We asked the Desmos Fellows this week to pick an upcoming or completed
activity and tell how they would use the teacher dashboard during the
activity. Responses fell on a spectrum, with many of the fellows describing
how they use the dashboard during the launch, explore, or summarize part of a
lesson. We also got ideas for using the dashboard to analyze student work and
to extend an activity.
Dave Sabol recently used
teacher pacing in
for screens 1-4. This encouraged participation from all students and allowed
Dave to select students to share their thinking.
Scott Miller also used teacher
pacing for the first three slides of an activity to enable an informal
introduction to a task that would later be completed algebraically. This
allowed students to ask clarifying questions about the context before they
got to more challenging parts.
Jenn Vadnais used teacher pacing
at the beginning of an
to model the use of and give students practice with a tool that would later
be useful in solving fraction challenges.
Paul Jorgens recently did an
with his class on transformations that started with a “which one doesn’t
belong” prompt where the students had to pick a cow. He used teacher pacing
on screen 1 to give students a chance to argue for their selection. The
histogram and responses for this screen were both valuable, showing that
each cow had been chosen by at least one student and allowing strategic
selection of students to share justifications.
Bob Lochel found that adding a
couple of “yes/no” multiple choices questions to an activity
gave a natural spot to pause for discussion and sharing out.
Anna Scholl has been
intentional about designing activities with natural stopping points for
discussion. She’s found that creating 2-3 slides for students to work and
think through followed by pause makes for a nice balance. She’s also found
that a card sort with extra answers that are wrong, or multiple correct
answers based on unknown information helps generate discussion in her
Adam Poetzel designed an
for students to represent multiplication problems as arrays that is intended
to be entirely teacher paced. For screens 3-5 Adam lists a series of
questions in the teacher tips that teachers can pose to probe and extend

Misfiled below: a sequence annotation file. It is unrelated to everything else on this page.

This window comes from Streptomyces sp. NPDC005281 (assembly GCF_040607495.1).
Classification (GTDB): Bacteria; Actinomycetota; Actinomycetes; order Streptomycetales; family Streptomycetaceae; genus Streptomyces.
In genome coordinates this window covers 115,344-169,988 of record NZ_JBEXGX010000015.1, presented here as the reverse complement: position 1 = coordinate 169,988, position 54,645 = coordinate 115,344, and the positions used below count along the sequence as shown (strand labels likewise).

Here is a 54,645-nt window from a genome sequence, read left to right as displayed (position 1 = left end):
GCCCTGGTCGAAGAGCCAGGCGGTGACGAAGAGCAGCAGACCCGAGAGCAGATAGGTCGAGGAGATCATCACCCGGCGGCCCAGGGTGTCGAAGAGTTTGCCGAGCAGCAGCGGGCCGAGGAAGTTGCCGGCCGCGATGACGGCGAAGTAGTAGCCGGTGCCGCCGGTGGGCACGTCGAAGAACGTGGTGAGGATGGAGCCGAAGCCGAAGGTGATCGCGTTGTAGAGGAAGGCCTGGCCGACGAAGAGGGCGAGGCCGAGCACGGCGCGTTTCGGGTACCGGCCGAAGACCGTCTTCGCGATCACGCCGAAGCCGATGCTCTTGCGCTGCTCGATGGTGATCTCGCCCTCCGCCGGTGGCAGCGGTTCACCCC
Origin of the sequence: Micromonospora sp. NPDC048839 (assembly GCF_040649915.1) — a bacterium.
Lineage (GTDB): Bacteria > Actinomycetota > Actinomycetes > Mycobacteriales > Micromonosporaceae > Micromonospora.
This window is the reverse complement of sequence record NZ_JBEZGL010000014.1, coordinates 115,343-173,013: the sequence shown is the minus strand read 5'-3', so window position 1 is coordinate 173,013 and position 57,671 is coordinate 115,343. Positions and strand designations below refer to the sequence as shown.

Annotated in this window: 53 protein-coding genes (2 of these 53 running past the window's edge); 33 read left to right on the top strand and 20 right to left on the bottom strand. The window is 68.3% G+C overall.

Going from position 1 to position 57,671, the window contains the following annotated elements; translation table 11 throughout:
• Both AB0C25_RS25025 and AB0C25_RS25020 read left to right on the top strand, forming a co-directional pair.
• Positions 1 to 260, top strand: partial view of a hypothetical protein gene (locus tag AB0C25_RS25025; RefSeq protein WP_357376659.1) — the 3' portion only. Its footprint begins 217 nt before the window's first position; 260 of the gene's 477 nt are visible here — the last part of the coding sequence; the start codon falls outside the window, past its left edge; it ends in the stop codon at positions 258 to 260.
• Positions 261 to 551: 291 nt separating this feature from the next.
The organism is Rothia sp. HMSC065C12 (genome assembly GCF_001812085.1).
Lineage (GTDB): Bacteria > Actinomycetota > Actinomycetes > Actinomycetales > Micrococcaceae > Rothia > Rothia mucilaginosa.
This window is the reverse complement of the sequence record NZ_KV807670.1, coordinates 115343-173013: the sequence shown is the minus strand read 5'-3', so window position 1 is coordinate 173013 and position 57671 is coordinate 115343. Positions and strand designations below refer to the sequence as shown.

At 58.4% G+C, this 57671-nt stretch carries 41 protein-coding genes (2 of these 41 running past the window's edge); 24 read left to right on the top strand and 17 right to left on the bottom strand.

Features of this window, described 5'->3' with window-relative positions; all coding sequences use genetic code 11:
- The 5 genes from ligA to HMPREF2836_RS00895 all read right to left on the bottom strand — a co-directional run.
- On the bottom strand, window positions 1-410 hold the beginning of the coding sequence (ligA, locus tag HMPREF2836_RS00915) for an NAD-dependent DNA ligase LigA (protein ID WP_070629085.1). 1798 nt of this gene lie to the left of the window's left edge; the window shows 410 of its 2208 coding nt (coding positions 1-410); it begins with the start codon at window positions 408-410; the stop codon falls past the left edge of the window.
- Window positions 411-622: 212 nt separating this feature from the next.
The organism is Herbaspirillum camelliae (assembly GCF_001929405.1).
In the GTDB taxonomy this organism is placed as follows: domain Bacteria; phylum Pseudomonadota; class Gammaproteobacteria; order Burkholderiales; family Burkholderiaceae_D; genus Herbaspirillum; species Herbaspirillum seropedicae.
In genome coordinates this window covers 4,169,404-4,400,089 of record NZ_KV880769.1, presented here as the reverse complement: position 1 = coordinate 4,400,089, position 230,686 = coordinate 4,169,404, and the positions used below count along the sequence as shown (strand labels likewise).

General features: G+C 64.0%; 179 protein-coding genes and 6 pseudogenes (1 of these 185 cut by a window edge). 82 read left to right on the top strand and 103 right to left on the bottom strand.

students thinking. On Screen 5, when teachers ask questions such as
“Make a parade that has 24 faces, and write the matching math
sentence”, there may be several possible parades made by students.
When ready, the teacher can pause the class and display several different
student screens. The class can decide if the parade does have the correct
number of faces and if the math sentence is correct.
Nolan Doyle shared two
activities with us this week that he used for an informal exploration of
domain and range
as well as
increasing and decreasing intervals
of quadratics. Nolan used teacher pacing after the initial exploration to
build on student thinking as he introduced interval notation. He shared that
“it worked really well to allow students to explore the concepts through
Desmos and use those exact graphs for their notes as we came together as a
class to formalize their thoughts and discoveries.”
Nick Corley uses a tablet
while circulating the class to see if any students are struggling and to
guide them in the correct direction. He also projects the dashboard during a
card sort screen so that students can identify when they are correct.
Tony Riehl also uses a tablet to
monitor student progress as he walks around the room. This helps him check
in with students as well as pause and pace for class discussions as needed.
Students in Tony’s class work in groups and provide each other support
throughout the activity. Tony further supports student learning by using
pause and pace at the end of the activity to help summarize the activity and
ensure that students leave with the same information.
Sarah Blick Vandivort paused her
class after slide 12 of
Systems of Two Linear Equations
to drive home the idea that the point of intersection is the solution and it
makes both equations true.
Paul Jorgens designed
Translations and Reflections
so that students that finished early had a chance to created their own
challenge. He chose a few of the student created challenges at the end of
the activity and had students discuss in groups how they might solve the
challenge from their peers.
Analyze Student Work
Patty Stephen’s district
used Desmos for an assessment, and used the teacher dashboard to look at
student responses and analyze student work together. Patty notes that the
ability to share a dashboard with another teacher in her district would have
been helpful to the collaboration process.
How have you used the Teacher Dashboard to monitor student learning and
increase classroom conversation? Let us know on Twitter @desmos.